A group of Speirs and Jeffrey directors are in line for a bumper reward after Rathbones struck a £104 million deal to by the business earlier this month.
Speirs & Jeffrey is a privately owned business. While there are 10 directors running the business, a look through the shareholder register reveals that only eight will be getting a payday (see chart).
THE SPEIRS & JEFFREY DIRECTORS SET FOR A PAYDAY (Source: Fame by Bureau van Dijk)
|Name||N° of shares held||Total value (GBP)||% of controlling interest|
|MR ANDREW ALAN WALLACE WADDELL||10,501||10,501.00||15.37|
|MR MICHAEL JAMES WILSON||10,501||10,501.00||15.37|
|MR RUSSELL LANG CRICHTON||10,501||10,501.00||15.37|
|MR THOMAS MUIRHEAD BIRNIE BROWN||6,147||6,147.00||9.00|
|MR CRAIG CHARLES BAXTER||3,415||3,415.00||5.00|
The Waddell family is the main beneficiary from the deal. Graham and Andrew Waddell are the third generation within Speirs & Jeffrey, which has a history going back 112 years.
The pair hold a combined 32.87% of shares, netting them £34 million.
Meanwhile, Graeme Dickie, Michael Wilson and Russell Crichton – who will become head of Rathbones’ Scottish business – each hold 15.37% of shares, therefore gaining an initial £16 million from the deal.
Did Rathbones pay over the odds?
On paper, Rathbones’ acquisition of Speirs & Jeffrey looks tantalising.
The deal will see Rathbones become the biggest wealth manager in Scotland and broaden its reach in one of the UK’s most competitive markets.
The acquisition consists of an initial payment of £104 million, but depending on hitting certain targets, this could reach £249 million, which looks expensive to Shore Capital analyst Paul McGinnis.
Before getting into the figures, there are a few things to keep in mind about the deal.
First is that the majority, some 60% of the £6.7 billion total, of Speirs & Jeffrey’s assets are in advisory and execution-only rather than discretionary. Rathbones, led by chief executive Philip Howell (pictured), will be looking to convert these clients to higher yielding discretionary.
Second, is that it will be unlikely that Rathbones pays the maximum amount in the end. As McGinnis points out, achieving the top end of its target range by the end of year three will be quite a challenge.
So, what do the numbers say?
According to Speirs & Jeffrey’s unaudited accounts for the year to 10 May, the company generated revenue of £28 million, up 11% year-on-year. Underlying profit before tax was up 16% to £10.6 million, which McGinnis says gives it a healthy pre-tax profit margin of 38%.
Following the deal, Rathbones expects to achieve £6 million in annual cost savings by year three, although this is expected to incur a one-off hit of £3 million. Achieving this would add £13 million of post-tax profit to Rathbones in 2021.
However, McGinnis is sceptical, noting that a lot of the uplift Rathbones expects from the deal will come from converting Spiers & Jeffrey’s assets under management (AUM) from advisory to discretionary.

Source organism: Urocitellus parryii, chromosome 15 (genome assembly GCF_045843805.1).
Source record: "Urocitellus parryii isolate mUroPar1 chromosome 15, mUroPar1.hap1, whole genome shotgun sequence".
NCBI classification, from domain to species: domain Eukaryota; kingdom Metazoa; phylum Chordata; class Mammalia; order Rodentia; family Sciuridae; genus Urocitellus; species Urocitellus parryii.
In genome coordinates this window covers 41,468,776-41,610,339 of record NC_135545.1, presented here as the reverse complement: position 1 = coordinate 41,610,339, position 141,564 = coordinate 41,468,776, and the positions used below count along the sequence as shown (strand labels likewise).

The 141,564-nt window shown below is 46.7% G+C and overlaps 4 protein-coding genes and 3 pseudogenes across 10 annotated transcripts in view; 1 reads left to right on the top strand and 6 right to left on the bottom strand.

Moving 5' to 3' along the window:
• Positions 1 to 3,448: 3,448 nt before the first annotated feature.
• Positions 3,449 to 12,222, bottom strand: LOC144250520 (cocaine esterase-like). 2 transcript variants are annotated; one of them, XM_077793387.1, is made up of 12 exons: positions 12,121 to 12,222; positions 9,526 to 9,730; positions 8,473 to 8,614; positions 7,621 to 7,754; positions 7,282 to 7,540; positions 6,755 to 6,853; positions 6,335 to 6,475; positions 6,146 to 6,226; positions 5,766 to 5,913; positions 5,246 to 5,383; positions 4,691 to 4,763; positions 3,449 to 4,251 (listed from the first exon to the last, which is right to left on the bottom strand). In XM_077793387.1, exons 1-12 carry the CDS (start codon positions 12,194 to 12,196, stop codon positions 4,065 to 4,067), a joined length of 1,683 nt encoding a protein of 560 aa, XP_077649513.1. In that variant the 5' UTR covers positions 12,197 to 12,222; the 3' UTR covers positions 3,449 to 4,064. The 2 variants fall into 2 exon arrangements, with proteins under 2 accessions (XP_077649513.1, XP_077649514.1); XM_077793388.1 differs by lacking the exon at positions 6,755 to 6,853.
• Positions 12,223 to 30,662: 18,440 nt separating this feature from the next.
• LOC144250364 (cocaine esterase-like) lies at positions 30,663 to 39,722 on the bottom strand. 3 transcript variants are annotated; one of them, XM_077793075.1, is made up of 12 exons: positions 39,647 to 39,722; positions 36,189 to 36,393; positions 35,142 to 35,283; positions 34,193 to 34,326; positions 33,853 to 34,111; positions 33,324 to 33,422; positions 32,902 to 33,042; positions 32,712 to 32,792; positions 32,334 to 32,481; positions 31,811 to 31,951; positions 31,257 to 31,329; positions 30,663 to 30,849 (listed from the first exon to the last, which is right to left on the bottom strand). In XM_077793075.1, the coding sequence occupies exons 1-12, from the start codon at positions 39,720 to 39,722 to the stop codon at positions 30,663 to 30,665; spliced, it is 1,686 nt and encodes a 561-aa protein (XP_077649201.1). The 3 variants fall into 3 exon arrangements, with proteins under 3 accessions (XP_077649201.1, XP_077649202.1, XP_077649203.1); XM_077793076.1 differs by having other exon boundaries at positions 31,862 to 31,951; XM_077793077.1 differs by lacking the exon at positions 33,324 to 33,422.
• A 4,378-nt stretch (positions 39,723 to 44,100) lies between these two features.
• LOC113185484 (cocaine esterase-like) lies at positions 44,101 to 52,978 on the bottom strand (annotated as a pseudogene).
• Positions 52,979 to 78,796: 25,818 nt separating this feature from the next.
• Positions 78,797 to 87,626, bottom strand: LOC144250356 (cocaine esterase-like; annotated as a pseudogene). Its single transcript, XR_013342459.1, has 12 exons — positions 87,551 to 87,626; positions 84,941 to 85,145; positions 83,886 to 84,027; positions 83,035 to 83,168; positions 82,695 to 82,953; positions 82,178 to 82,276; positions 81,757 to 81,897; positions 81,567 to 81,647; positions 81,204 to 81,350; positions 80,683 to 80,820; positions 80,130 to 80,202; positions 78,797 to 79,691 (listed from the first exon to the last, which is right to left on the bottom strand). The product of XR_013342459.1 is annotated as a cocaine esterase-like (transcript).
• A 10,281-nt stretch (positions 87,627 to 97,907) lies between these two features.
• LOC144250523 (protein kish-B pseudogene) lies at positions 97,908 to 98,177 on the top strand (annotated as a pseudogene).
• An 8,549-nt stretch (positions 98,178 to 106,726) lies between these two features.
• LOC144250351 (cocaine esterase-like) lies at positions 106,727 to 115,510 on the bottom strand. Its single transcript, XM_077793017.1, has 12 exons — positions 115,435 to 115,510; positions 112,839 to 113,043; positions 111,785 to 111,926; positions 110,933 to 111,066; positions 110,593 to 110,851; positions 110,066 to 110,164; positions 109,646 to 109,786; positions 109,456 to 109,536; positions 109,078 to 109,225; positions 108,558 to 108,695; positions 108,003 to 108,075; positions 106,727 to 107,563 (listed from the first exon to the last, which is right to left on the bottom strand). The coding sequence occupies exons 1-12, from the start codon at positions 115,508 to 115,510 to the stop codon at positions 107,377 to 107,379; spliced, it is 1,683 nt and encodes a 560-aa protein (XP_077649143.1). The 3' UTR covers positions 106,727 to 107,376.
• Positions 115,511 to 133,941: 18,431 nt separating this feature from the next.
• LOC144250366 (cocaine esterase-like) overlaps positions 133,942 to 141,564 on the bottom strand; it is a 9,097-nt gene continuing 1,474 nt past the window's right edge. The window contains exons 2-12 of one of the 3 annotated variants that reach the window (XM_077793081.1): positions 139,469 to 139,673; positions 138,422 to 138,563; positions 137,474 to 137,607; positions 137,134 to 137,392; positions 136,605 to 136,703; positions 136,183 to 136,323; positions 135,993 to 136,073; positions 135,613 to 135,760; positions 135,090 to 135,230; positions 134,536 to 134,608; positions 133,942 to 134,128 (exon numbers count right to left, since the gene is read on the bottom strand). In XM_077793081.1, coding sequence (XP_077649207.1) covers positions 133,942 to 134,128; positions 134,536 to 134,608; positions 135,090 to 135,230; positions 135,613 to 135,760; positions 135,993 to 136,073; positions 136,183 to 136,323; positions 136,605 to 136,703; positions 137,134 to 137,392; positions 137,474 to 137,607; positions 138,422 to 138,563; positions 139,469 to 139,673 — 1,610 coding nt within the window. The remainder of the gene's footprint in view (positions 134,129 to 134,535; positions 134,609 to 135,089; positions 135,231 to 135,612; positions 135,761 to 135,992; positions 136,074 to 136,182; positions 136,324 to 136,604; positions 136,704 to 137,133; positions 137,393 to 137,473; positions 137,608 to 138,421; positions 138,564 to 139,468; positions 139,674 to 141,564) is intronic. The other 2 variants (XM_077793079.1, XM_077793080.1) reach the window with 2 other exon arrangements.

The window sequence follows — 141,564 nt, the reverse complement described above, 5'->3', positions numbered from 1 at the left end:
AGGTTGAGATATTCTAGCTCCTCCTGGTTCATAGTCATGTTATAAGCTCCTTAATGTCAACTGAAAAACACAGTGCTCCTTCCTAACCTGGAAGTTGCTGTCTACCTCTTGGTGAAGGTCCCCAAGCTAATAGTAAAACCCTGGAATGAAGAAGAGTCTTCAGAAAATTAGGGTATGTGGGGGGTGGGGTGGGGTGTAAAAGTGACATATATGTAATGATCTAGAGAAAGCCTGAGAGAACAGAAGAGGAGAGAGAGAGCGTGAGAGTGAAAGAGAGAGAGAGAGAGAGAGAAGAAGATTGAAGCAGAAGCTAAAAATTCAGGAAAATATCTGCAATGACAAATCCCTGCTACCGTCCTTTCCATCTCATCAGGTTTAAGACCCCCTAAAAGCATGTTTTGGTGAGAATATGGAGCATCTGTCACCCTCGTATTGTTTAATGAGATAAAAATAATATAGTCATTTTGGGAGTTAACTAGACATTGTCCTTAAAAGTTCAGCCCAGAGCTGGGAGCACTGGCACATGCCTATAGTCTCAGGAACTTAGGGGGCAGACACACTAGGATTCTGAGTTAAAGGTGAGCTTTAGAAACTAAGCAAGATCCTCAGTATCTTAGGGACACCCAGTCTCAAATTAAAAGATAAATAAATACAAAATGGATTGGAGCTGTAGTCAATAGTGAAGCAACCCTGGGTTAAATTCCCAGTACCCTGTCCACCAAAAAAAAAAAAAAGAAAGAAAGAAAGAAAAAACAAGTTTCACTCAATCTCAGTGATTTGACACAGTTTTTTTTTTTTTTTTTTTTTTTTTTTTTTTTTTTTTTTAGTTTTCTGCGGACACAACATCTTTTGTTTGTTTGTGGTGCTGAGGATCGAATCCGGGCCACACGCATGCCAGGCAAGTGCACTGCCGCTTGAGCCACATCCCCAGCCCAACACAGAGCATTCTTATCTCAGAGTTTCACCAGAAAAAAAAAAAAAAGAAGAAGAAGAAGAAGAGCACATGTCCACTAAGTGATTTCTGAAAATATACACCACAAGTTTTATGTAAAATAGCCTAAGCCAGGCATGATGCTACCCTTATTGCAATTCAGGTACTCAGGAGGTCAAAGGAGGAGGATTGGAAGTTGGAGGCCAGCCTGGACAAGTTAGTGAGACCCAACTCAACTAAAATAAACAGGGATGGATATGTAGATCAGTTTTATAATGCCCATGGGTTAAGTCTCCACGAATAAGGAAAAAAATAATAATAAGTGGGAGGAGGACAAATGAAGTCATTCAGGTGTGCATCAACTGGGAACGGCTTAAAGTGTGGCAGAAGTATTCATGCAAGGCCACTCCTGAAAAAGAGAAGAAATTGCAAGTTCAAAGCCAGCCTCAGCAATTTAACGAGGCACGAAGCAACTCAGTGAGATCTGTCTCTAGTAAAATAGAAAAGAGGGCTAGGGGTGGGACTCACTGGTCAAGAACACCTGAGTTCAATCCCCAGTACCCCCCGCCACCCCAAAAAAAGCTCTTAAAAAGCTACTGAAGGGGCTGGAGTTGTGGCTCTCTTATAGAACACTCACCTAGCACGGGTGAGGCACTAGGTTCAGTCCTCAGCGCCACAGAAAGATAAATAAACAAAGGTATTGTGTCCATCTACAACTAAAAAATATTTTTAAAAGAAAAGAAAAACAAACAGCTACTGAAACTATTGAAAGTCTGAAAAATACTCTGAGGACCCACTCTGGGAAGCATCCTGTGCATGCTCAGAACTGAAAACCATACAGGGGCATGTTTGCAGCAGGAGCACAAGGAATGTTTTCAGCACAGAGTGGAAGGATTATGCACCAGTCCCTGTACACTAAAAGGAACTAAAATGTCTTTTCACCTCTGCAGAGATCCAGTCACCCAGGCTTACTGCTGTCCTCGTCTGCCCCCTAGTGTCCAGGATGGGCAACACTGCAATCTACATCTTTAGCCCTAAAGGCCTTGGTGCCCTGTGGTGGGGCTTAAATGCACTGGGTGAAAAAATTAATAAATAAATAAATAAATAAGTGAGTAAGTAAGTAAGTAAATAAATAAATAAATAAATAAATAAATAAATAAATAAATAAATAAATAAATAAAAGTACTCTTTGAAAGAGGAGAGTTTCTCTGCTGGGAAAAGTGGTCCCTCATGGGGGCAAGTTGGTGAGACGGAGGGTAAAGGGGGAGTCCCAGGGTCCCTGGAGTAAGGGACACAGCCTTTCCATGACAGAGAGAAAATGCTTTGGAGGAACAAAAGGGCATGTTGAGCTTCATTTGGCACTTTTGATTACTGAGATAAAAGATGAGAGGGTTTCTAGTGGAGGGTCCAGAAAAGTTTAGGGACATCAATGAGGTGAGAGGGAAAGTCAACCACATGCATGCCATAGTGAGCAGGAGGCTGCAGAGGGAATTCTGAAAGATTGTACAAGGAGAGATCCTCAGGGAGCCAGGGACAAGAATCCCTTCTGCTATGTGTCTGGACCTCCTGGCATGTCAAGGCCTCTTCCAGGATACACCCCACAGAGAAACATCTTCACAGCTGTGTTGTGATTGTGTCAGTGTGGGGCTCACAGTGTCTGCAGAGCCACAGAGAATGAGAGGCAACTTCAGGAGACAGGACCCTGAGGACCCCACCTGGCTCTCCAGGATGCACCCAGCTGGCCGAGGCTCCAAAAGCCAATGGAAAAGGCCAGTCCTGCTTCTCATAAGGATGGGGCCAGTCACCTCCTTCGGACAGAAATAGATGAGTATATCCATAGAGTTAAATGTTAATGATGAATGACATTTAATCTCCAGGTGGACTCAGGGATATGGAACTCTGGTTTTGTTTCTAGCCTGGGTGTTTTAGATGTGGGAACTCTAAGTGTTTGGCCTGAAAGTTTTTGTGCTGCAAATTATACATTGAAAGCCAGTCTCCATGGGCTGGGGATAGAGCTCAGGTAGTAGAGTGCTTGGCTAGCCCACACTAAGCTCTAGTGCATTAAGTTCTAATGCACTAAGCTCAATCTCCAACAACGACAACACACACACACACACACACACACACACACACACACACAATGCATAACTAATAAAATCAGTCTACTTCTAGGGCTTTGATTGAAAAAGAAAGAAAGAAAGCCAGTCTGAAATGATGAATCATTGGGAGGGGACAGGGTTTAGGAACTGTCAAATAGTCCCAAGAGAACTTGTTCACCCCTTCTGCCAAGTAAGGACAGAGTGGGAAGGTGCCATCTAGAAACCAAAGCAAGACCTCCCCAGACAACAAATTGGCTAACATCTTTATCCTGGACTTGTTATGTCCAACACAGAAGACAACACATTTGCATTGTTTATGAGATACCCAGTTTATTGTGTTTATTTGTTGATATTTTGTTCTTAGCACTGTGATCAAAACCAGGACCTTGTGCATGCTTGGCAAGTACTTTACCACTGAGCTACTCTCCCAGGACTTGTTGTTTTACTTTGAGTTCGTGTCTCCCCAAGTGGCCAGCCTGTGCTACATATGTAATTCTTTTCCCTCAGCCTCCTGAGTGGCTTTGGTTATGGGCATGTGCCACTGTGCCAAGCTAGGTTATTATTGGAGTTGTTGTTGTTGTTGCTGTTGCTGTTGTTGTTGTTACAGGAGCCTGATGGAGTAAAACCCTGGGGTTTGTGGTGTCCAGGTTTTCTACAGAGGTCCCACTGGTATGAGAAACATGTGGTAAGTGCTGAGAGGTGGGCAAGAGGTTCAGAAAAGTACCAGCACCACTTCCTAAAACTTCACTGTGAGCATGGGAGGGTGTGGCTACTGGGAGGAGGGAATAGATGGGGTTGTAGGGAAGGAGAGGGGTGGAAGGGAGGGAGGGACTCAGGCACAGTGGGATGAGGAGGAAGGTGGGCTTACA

‘Obviously Speirs could have done this even without the deal, but for me that stretches credibility to think it could raise margins even higher than the 38% just reported without investing more in the business (as opposed to stripping out £6 million!)’
Drilling into the numbers, he highlighted: ‘Rathbones is seeking to generate £6 million of cost synergies by the third full year following completion (2021) at a cost of £3 million. If we tax these synergies at 20% and add them to the Speirs & Jeffrey May 2018 post tax profit of £8.2 million then the deal would (pro forma) add £13 million of post-tax profit to Rathbones’ 2021 earnings.
‘At the initial consideration (plus the near term £15 million contingent payment to allow these synergies and the £3 million cost to deliver them) this would be a post-tax return on investment of 10.6% (£13 million/£122 million).’
On that basis he says the deal seems expensive with ‘any value creating some years away’.
On the other hand, Peel Hunt’s Stuart Duncan has said that while the board expects the total paid to be ‘materially lower’, the initial consideration of 1.6% of AUM looks an attractive price for Speirs & Jeffrey.
He noted: ‘Rathbones has shown in the past the ability to extract value from smaller bolt-on type deals, and we believe that today’s deal will prove likewise in the coming years. Importantly, Speirs & Jeffrey fits culturally with Rathbones and the deal meets the financial criteria for any deal.
‘Any acquisition carries a degree of risk, but Rathbones’ management has the experience, backed by the strength of the operating infrastructure, to realise the full potential from the Speirs & Jeffrey business.’
Duncan added: ‘Speirs & Jeffrey was owned by a relatively small number of individuals, although all will join Rathbones on acquisition. As in any relationship business, there is some risk that the loss of any investment manager would lead to some degree of asset attrition. As mitigation, over half the potential total consideration is deferred and subject to continued employment in the business, as well as the delivering of synergies and discretionary fund growth.’